Work is under way to improve this space along the Riverpath. Along with Stirling Council, we have designed a beautiful woodland garden with new native trees and over 20 native species of plants and flowers which will give this neglected space colour and vibrancy all year round.
Work started on the 21st March to get the ground ready for the new trees we had hoped to plant at our Orchard Maintenance morning on the 28th March. Unfortunately due to the measures in place to protect the spread of the coronavirus this event needed to be cancelled.
This sadly means that the trees we had planned to plant will now be planted next year, depending on their growing season. For more information jump to here.
To expand the number of species, colour and interest in the canopy and shrub layers we have an aspen (Populus tremula), wild cherry (Prunus avium), Rowan (sorbus aucuparia), Spindle (Euonymus europaeus) as well as Butcher's broom (Ruscus aculeatus) and Guelder rose (Viburnum opulus).
Bareroot trees like the aspen and wild cherry will have to wait until they are dormant again next season to be planted so February or March of 2021. Containerised plants do better with out of season planting so we may be able to get the rowan tree into the ground when we are able to move more freely and weather conditions are favourable.
The field or herb layer has even more fab plants to go in, and that will happen in the autumn 2020 and spring of 2021.
One of the first tasks was to remove dead or diseased trees, as well as some of the younger self seeded trees which were causing overcrowding.
This to make sure that the remaining trees have enough light, space and water to grow well and also make way for the new trees that will be planted on the 28th March 2020, 9.30am at our Orchard Maintenance morning.
We realise that it is a drastic step to remove trees and that the area will look worse before it gets better. Some trees were diseased and all were overcrowded.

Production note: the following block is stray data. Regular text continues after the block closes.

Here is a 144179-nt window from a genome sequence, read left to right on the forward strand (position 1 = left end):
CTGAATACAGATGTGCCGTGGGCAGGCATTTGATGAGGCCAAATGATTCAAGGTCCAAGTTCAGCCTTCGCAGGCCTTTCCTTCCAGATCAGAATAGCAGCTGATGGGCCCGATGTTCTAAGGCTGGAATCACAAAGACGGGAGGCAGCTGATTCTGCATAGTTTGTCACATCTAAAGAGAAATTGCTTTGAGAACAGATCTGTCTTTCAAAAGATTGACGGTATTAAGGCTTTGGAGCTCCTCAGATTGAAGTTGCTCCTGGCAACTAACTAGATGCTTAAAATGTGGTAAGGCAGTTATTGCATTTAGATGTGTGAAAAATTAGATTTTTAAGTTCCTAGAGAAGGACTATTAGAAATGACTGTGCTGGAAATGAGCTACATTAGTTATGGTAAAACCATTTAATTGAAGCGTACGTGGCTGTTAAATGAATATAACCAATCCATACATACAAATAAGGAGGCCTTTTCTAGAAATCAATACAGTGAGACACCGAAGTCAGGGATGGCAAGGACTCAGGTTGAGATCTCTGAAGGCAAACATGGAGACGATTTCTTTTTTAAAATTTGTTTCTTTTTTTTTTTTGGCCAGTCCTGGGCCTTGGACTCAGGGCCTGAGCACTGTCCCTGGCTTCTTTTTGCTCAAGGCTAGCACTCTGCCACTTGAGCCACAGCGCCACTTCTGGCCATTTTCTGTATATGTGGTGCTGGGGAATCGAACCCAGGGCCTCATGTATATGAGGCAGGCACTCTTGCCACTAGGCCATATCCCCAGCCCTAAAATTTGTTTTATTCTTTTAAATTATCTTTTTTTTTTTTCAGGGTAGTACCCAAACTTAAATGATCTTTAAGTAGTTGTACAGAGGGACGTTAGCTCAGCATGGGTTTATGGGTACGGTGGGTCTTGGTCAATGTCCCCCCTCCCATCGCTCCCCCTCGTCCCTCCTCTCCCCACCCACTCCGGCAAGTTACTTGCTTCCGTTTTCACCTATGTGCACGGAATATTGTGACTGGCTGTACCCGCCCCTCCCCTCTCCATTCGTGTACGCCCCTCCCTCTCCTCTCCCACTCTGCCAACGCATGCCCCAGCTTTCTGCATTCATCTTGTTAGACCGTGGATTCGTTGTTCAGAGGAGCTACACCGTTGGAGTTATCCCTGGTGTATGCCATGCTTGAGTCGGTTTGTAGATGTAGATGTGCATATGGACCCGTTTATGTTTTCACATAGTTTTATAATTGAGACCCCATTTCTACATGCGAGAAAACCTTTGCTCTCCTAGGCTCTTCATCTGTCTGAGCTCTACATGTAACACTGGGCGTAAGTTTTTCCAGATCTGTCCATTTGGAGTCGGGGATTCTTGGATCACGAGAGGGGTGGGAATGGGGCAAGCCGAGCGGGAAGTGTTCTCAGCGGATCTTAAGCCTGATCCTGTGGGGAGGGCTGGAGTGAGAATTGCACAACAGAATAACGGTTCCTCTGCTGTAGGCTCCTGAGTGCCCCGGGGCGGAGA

We love trees and as well as planting and maintaining the Community Orchard for eight years, we have worked over the past months to get more trees in Riverside. In February we have either planted, or successfully lobbied the Council to plant, eighteen trees in various locations in Riverside, including replacing the beautiful ancient Red Oak that was felled in 2018, the oak sapling can be found to the left of the Cambus Kenneth bridge.
Find out more about the tress about to be planted below.
One of the challenges of improving this space is that the soil is in very poor condition, badly compacted and needs some care and nurturing.
Stirling Council will be bringing some much needed chipped wood and compost which will add nutrients, improve it's structure and drainage which will help the beneficial mini beasts to thrive in the soil.
When these first tasks are done and the growing conditions have improved, we will begin to introduce more flowering plants. These have been chosen for a number of reasons:
Biodiversity: Native plants in large variety have been chosen. This will ensure a wide range of wildlife and mini-beasts will make their home in our woodland garden. This in turn will help the plants to thrive.
Durability: The plants have been chosen that do well in woodlands in our Scottish climate.
Aesthetics: The plants have been chosen as a source of nectar, scent and colour that can be enjoyed by both people and wildlife, all year round.
Our hope is that the soil will have improved enough to allow us to start planting late Autumn with new flowers appearing in the spring and summer of 2021.
Discover our planting plant below and see what will be flowering and when.